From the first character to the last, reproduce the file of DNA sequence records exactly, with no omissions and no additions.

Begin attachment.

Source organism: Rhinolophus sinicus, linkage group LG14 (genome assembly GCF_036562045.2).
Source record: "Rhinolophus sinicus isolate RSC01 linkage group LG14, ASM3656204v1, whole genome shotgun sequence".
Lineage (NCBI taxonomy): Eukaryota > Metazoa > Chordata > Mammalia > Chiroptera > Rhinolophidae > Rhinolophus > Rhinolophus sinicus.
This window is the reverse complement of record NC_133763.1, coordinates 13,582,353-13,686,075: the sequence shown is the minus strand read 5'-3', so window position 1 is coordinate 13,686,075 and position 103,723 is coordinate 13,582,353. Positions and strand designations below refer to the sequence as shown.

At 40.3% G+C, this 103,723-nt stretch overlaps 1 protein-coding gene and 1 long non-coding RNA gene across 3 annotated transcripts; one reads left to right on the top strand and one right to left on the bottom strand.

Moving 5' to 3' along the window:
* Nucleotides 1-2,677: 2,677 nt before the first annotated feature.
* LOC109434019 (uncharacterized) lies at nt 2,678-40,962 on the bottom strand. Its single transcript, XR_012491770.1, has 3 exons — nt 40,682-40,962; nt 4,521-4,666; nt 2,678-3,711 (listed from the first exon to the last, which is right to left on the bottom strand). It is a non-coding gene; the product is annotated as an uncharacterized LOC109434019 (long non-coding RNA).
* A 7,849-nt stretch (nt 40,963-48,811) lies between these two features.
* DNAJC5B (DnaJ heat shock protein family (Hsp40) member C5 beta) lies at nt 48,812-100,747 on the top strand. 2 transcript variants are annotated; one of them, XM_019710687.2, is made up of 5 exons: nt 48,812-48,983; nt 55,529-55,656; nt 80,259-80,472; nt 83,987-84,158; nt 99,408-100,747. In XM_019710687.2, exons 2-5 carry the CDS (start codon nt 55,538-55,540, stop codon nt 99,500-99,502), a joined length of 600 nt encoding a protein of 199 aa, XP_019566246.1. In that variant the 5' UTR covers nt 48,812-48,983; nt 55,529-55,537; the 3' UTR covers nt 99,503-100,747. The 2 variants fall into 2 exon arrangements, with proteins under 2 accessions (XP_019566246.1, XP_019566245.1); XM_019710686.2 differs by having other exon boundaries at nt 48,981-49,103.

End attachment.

Source organism: Rhinolophus sinicus, linkage group LG14 (genome assembly GCF_036562045.2).
Source record: "Rhinolophus sinicus isolate RSC01 linkage group LG14, ASM3656204v1, whole genome shotgun sequence".
Lineage (NCBI taxonomy): Eukaryota > Metazoa > Chordata > Mammalia > Chiroptera > Rhinolophidae > Rhinolophus > Rhinolophus sinicus.
This window is the reverse complement of record NC_133763.1, coordinates 13,582,353-13,686,075: the sequence shown is the minus strand read 5'-3', so window position 1 is coordinate 13,686,075 and position 103,723 is coordinate 13,582,353. Positions and strand designations below refer to the sequence as shown.

At 40.3% G+C, this 103,723-nt stretch overlaps 1 protein-coding gene and 1 long non-coding RNA gene across 3 annotated transcripts; one reads left to right on the top strand and one right to left on the bottom strand.

Moving 5' to 3' along the window:
* Nucleotides 1-2,677: 2,677 nt before the first annotated feature.
* LOC109434019 (uncharacterized) lies at nt 2,678-40,962 on the bottom strand. Its single transcript, XR_012491770.1, has 3 exons — nt 40,682-40,962; nt 4,521-4,666; nt 2,678-3,711 (listed from the first exon to the last, which is right to left on the bottom strand). It is a non-coding gene; the product is annotated as an uncharacterized LOC109434019 (long non-coding RNA).
* A 7,849-nt stretch (nt 40,963-48,811) lies between these two features.
* DNAJC5B (DnaJ heat shock protein family (Hsp40) member C5 beta) lies at nt 48,812-100,747 on the top strand. 2 transcript variants are annotated; one of them, XM_019710687.2, is made up of 5 exons: nt 48,812-48,983; nt 55,529-55,656; nt 80,259-80,472; nt 83,987-84,158; nt 99,408-100,747. In XM_019710687.2, exons 2-5 carry the CDS (start codon nt 55,538-55,540, stop codon nt 99,500-99,502), a joined length of 600 nt encoding a protein of 199 aa, XP_019566246.1. In that variant the 5' UTR covers nt 48,812-48,983; nt 55,529-55,537; the 3' UTR covers nt 99,503-100,747. The 2 variants fall into 2 exon arrangements, with proteins under 2 accessions (XP_019566246.1, XP_019566245.1); XM_019710686.2 differs by having other exon boundaries at nt 48,981-49,103.